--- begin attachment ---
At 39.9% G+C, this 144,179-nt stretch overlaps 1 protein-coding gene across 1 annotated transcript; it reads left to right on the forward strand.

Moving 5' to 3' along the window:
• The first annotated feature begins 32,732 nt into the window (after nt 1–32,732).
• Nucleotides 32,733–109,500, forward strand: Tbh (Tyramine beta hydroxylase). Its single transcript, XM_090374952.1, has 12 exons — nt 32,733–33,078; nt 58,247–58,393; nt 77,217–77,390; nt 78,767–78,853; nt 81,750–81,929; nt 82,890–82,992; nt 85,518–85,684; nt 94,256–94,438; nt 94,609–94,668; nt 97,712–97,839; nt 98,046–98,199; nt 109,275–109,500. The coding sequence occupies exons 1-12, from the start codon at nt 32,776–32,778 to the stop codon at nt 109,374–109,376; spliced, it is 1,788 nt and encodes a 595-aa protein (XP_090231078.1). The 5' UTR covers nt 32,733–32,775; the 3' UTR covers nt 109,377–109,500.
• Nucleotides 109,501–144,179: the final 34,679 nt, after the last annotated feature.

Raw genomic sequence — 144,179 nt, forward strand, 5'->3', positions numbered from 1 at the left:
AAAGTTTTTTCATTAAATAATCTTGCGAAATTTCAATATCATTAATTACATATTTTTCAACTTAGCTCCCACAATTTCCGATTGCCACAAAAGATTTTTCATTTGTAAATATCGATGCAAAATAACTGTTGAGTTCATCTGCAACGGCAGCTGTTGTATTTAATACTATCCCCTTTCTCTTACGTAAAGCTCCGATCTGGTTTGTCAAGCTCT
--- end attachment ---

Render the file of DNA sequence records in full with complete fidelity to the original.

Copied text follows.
At 39.9% G+C, this 144,179-nt stretch overlaps 1 protein-coding gene across 1 annotated transcript; it reads left to right on the forward strand.

Moving 5' to 3' along the window:
• The first annotated feature begins 32,732 nt into the window (after nt 1–32,732).
• Nucleotides 32,733–109,500, forward strand: Tbh (Tyramine beta hydroxylase). Its single transcript, XM_090374952.1, has 12 exons — nt 32,733–33,078; nt 58,247–58,393; nt 77,217–77,390; nt 78,767–78,853; nt 81,750–81,929; nt 82,890–82,992; nt 85,518–85,684; nt 94,256–94,438; nt 94,609–94,668; nt 97,712–97,839; nt 98,046–98,199; nt 109,275–109,500. The coding sequence occupies exons 1-12, from the start codon at nt 32,776–32,778 to the stop codon at nt 109,374–109,376; spliced, it is 1,788 nt and encodes a 595-aa protein (XP_090231078.1). The 5' UTR covers nt 32,733–32,775; the 3' UTR covers nt 109,377–109,500.
• Nucleotides 109,501–144,179: the final 34,679 nt, after the last annotated feature.

Raw genomic sequence — 144,179 nt, forward strand, 5'->3', positions numbered from 1 at the left:
AAAGTTTTTTCATTAAATAATCTTGCGAAATTTCAATATCATTAATTACATATTTTTCAACTTAGCTCCCACAATTTCCGATTGCCACAAAAGATTTTTCATTTGTAAATATCGATGCAAAATAACTGTTGAGTTCATCTGCAACGGCAGCTGTTGTATTTAATACTATCCCCTTTCTCTTACGTAAAGCTCCGATCTGGTTTGTCAAGCTCT